“What you do in life chooses you. You can choose not to do it. You can choose to try to do something safer. Your vocation chooses you.”
As children (and even as adults), we are oftentimes offered conflicting career advice. Go to school and learn some practical and respectable. Learn to be a nurse or an accountant. Those jobs are stable and pay well. Then again, maybe you should do what we love… only to realize that the money very rarely follows. And what you love can change over time. That has been precisely the case with Jim Carrey.
You Can Do What You Want to Do
Like most other people, I was first introduced to “James Carrey” by way of In Living Color, the 90s sketchy comedy show that arguably pushed more boundaries than Saturday Night Live. Many of the characters and sketches on the show would be considered wildly offensive today, like Men on Film and Anton Jackson. Jim Carrey played female bodybuilder Vera De Milo.
Indeed, over-the-top performances bursting with frenetic energy defined his brand of comedy throughout the 90s and into the early 2000s. He enjoyed great success with such films as Ace Ventura: Pet Detective and The Mask. From what we could gather, Jim Carrey was doing what he loved. He was doing what called out to him.
But it feels like he has taken a significant step back from the limelight in recent years. He distanced himself from Kick-Ass 2, saying he couldn’t condone the portrayal of such violence. Along the way, he has had his heart broken and he needed to find a means to heal. As it turns out, he’s a really talented painter.
Moving to a New Channel
Absolutely, it doesn’t hurt that Jim Carrey has amassed a fortune of untold millions over the years, which has clearly facilitated the exploration of his new art, but that shouldn’t detract from his journey and his healing. He says those words at the top of this post right in the beginning of the short documentary, I Needed Color. The title may or may not refer back to his days as Fire Marshall Bill on In Living Color.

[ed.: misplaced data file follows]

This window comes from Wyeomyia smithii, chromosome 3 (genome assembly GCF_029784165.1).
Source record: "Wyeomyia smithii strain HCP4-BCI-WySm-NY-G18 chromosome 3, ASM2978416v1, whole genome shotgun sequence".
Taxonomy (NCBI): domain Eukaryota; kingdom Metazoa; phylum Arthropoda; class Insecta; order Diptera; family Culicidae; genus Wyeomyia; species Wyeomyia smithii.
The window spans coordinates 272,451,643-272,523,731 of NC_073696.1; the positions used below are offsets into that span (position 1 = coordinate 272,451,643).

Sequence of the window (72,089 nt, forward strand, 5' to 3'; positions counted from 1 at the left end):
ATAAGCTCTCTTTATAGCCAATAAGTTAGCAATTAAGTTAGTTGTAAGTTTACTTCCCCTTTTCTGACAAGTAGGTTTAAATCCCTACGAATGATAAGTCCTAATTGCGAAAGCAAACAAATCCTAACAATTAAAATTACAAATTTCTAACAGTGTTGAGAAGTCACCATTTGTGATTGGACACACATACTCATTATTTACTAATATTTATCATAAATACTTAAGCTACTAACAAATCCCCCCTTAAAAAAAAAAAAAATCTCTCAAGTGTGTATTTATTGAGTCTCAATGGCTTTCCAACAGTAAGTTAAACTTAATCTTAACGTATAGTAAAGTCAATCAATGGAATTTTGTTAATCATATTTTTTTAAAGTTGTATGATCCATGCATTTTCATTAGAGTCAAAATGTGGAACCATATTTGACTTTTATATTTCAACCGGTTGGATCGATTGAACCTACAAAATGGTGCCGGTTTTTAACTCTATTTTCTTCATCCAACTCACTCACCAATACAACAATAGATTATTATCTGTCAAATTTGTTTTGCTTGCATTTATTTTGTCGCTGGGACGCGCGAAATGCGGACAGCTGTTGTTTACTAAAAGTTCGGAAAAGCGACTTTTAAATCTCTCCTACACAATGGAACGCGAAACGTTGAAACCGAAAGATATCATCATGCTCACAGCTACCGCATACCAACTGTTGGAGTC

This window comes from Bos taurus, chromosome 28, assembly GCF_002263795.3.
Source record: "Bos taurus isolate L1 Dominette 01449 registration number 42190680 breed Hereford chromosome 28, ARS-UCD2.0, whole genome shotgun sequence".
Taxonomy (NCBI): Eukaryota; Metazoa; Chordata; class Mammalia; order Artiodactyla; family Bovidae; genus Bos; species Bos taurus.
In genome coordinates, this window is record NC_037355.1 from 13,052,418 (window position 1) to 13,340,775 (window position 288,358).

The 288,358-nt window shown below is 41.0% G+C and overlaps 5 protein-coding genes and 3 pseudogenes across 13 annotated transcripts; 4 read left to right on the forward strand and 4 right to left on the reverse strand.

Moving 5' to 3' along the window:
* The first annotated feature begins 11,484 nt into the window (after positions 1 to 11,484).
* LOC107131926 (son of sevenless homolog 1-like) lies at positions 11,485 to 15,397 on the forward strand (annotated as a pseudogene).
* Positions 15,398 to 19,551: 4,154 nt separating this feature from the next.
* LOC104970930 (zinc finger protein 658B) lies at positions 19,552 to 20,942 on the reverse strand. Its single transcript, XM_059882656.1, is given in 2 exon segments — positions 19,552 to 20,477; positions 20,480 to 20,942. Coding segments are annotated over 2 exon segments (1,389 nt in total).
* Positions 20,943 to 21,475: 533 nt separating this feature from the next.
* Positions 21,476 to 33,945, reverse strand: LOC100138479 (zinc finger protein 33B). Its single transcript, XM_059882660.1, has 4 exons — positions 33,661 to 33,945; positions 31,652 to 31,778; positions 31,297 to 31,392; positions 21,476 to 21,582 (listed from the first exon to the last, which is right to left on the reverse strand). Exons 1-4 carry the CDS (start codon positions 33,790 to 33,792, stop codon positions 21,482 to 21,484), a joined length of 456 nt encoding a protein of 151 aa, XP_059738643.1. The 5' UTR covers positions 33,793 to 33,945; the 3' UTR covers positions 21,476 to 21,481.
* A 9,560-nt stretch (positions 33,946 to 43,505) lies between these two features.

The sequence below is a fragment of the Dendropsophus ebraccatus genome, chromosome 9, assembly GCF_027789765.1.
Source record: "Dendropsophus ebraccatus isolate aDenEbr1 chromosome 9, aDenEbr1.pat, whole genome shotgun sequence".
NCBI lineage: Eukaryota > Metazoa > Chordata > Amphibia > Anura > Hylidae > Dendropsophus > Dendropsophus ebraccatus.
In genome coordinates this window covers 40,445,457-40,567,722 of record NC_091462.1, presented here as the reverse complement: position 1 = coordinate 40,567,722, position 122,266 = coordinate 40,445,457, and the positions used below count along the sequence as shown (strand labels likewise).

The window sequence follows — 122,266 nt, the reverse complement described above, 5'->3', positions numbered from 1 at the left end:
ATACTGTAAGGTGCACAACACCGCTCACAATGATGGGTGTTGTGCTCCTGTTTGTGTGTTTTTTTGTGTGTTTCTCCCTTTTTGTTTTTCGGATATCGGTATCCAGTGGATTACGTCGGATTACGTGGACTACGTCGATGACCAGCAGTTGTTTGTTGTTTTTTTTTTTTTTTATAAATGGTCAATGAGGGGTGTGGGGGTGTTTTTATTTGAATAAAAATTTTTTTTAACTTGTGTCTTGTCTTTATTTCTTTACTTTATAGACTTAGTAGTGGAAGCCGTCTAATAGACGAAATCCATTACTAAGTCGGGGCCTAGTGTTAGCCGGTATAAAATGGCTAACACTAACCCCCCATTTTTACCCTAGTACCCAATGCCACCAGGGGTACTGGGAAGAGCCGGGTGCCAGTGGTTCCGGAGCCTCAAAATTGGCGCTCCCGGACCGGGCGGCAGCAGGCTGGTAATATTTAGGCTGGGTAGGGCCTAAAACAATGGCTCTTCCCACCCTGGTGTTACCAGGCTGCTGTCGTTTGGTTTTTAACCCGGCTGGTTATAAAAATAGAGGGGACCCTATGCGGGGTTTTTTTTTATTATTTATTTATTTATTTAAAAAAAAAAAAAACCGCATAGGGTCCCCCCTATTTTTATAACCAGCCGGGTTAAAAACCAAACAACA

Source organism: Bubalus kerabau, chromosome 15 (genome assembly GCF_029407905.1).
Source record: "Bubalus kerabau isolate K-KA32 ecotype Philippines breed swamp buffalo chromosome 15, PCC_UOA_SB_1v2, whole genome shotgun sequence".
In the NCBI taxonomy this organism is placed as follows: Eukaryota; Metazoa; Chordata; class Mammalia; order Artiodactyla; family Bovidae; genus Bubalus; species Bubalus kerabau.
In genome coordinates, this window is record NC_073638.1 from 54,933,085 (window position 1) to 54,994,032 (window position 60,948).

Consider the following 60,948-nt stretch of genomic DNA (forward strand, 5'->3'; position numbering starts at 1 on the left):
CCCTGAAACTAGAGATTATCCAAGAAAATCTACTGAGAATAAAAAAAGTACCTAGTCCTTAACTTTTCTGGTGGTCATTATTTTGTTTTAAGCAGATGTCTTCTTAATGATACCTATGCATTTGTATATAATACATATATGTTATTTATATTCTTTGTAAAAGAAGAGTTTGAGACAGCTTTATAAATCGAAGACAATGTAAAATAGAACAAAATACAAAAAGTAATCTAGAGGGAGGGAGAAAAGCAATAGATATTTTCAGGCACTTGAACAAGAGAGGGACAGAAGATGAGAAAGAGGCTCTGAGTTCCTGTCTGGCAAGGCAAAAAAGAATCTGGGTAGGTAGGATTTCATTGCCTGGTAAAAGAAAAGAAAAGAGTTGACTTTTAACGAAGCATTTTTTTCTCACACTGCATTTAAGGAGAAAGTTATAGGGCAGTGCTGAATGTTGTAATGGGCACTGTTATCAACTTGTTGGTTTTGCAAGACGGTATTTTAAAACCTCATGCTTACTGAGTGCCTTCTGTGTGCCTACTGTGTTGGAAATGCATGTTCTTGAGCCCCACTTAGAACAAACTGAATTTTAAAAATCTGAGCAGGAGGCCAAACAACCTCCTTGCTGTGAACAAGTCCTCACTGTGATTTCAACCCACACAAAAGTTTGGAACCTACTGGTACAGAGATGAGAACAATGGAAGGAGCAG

What may start out as a hobby could evolve into a side hustle. And that side hustle could turn into you main gig if you persevere, putting in the necessary time and effort. Or, it could just stay as a hobby. And that’s okay too.
Perhaps the most important lesson we can learn from I Needed Color, aside from learning of Jim Carrey’s hidden talent, is that we all need a creative outlet to express ourselves and to work through our struggles. As we’ve seen from comedians like Chris Farley and Robin Williams, sometimes the people who are laughing the loudest on the outside are hurting the most on the inside.
Yes, I Needed Color is a little self-indulgent, but it’s also beautifully put together with a unique perspective into this “new” artist’s new life. If you haven’t already watched it, this short film is well worth about six minutes of your time. And if you have, go ahead and watch it again.